Nineteen years after the theatrical release, a butchered, 144-minute cut of ''Once Upon a Time in
America'' still crops up on late-night television; it's the only version many Americans have ever
seen. This makes a loving restoration of Leone's cut all the more desirable, and while the DVD
that comes out on Tuesday isn't exactly packed with extras, the quality of the transfer (which took
more than a year to produce) is everything Leone fans could hope for (Warner Home Video; two
discs, $26.99).

Despite its length (or, perhaps, because of it), Leone's cut demanded, and rewarded, repeated
viewings: it was his most carefully made and densely textured film. It moved gracefully between
three time periods (1922, 1933 and 1968) and built toward a flurry of last-minute revelations.
Interviewed by telephone from Los Angeles, James Woods, who stars in the film alongside
Robert De Niro, said: ''It was actually a movie. Not a merchandising opportunity. It was like doing
'Lawrence of Arabia.' A huge movie. Impossible to explain how big it was.''

Big enough for Gerard Depardieu to offer to learn English to play the role eventually given to Mr.
Woods, and (according to Christopher Frayling's excellent biography, ''Sergio Leone: Something
to Do With Death'') for Norman Mailer to lock himself in a Rome hotel room for three weeks,
consume several bottles of whiskey and emerge with an early, unusable stab at a screenplay.
Leone spent 16 years making the film, passing up an invitation to direct ''The Godfather.'' The
project took a tremendous toll on his health. And yet, at first, the effort seemed justified.

Mr. Woods said that when ''Once Upon a Time in America'' was shown at the 1984 Cannes Film
Festival, it received a 10-minute standing ovation. But the first American screening, which took
place in Boston on a cold winter's night, was a disaster. The producer, Arnon Milchan, recalls that
the audience waited, in the snow, for over an hour. Five minutes into the screening, the projector
broke. More than 100 people did not return from the intermission. That night, Leone's North
American distributor canceled a second screening, invoked a clause in the director's contract and
had the film re-edited. ''The Ladd Company panicked,'' Mr. Milchan said by telephone from Paris.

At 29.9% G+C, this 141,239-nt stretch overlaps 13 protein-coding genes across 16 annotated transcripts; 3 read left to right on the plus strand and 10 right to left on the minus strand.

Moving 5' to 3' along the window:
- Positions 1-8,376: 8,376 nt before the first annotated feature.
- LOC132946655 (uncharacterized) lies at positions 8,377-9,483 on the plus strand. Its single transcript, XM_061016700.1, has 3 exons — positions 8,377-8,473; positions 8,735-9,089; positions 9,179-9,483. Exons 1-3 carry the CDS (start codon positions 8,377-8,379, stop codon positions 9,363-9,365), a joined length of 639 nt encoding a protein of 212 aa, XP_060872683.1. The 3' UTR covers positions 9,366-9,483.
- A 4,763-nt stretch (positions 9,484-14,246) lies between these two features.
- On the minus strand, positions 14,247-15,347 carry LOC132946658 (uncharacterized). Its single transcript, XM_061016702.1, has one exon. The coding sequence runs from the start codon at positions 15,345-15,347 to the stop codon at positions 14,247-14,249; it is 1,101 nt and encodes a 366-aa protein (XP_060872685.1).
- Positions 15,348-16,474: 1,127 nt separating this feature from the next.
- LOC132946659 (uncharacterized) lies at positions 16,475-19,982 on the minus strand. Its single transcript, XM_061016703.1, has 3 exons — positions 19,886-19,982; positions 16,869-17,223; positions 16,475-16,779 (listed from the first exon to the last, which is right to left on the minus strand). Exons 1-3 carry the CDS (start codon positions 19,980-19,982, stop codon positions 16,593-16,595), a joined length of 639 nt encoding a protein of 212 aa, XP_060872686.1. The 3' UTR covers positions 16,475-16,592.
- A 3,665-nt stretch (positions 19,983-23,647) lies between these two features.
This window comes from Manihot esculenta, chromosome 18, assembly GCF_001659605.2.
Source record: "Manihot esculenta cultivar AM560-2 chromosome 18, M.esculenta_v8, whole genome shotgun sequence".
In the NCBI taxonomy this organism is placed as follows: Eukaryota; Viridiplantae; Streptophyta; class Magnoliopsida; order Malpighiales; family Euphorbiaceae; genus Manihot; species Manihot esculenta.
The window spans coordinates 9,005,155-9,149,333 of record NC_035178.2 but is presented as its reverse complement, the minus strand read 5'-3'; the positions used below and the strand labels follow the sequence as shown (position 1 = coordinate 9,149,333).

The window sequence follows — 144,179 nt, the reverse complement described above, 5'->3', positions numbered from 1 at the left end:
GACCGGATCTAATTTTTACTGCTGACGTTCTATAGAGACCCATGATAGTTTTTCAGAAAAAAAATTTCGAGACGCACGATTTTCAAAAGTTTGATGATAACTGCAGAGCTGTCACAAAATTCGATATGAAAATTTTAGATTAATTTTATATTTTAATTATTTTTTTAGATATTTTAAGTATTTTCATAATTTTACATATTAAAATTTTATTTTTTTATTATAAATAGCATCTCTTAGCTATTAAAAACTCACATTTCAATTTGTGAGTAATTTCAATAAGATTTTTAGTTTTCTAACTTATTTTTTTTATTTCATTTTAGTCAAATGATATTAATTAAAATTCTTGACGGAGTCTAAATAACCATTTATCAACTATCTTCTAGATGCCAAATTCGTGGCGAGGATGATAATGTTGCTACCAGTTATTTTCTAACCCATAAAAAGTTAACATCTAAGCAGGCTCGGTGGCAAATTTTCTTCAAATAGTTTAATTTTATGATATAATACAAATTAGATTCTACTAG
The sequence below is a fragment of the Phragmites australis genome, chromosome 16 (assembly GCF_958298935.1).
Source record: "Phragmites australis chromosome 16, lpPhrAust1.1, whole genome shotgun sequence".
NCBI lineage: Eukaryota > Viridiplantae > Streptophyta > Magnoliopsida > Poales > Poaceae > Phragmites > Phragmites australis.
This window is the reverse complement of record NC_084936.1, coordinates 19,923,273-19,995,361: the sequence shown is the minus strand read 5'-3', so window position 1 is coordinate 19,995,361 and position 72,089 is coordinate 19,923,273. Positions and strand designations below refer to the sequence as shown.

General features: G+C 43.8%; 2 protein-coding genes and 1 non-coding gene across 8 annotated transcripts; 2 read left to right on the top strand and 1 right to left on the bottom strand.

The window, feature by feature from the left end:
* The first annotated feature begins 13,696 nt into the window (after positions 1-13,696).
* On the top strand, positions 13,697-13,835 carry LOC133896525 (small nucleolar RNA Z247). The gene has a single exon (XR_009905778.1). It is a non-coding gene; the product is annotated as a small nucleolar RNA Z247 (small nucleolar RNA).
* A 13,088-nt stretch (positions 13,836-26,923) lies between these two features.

''They changed the movie to a linear story, and cut an hour and a half. The movie that was released
in the United States had nothing to do with the movie we made.''

The problem wasn't merely that ''Once Upon a Time in America'' had been shortened. Forced into
the chronological narrative Leone had consciously avoided, the film made very little sense.
Characters appeared out of nowhere, and disappeared at random. Clues to the film's carefully
constructed mystery went missing; plot lines floated in and out of focus. Bursts of violence went
unexplained, and ambiguities were smoothed over. Even the ending was changed. ''I was too
young to know how to defend it,'' Mr. Milchan said.

Mr. Woods said: ''I watched about 20 minutes of it and walked out. It was just too heartbreaking.
I mean, they even cut in the middle of a measure of music! I could not believe it. It's funny how
this business works: you can be so on top of the world, or so behind the eight ball. But this was
like being at the finish line in the Olympics, and tripping over your own feet. All they had to do is
take it and put it in the theaters, and the rest was going to be history. Release it in one theater,
uncut, and see what happens! It could not have been worse than what they did.''

The film, which cost more than $30 million to make, grossed just $2.5 million during its theatrical
release. Vincent Canby's review in The New York Times suggested that it had ''been edited with a